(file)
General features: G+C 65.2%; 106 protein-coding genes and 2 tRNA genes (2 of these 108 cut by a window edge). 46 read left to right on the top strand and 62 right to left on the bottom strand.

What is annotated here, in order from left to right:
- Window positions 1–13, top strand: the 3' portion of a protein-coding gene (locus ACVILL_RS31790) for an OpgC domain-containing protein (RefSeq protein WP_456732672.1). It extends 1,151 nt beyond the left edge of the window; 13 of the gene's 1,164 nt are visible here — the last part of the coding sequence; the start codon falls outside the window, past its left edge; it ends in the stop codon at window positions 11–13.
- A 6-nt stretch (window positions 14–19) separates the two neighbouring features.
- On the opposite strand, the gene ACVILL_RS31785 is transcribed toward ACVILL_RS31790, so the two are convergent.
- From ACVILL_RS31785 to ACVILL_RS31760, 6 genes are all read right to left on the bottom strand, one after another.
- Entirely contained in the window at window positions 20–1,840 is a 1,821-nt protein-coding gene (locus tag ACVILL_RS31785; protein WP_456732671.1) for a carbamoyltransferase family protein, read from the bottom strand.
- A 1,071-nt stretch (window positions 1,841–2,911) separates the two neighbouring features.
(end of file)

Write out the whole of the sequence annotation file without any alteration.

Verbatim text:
General features: G+C 65.2%; 106 protein-coding genes and 2 tRNA genes (2 of these 108 cut by a window edge). 46 read left to right on the top strand and 62 right to left on the bottom strand.

What is annotated here, in order from left to right:
- Window positions 1–13, top strand: the 3' portion of a protein-coding gene (locus ACVILL_RS31790) for an OpgC domain-containing protein (RefSeq protein WP_456732672.1). It extends 1,151 nt beyond the left edge of the window; 13 of the gene's 1,164 nt are visible here — the last part of the coding sequence; the start codon falls outside the window, past its left edge; it ends in the stop codon at window positions 11–13.
- A 6-nt stretch (window positions 14–19) separates the two neighbouring features.
- On the opposite strand, the gene ACVILL_RS31785 is transcribed toward ACVILL_RS31790, so the two are convergent.
- From ACVILL_RS31785 to ACVILL_RS31760, 6 genes are all read right to left on the bottom strand, one after another.
- Entirely contained in the window at window positions 20–1,840 is a 1,821-nt protein-coding gene (locus tag ACVILL_RS31785; protein WP_456732671.1) for a carbamoyltransferase family protein, read from the bottom strand.
- A 1,071-nt stretch (window positions 1,841–2,911) separates the two neighbouring features.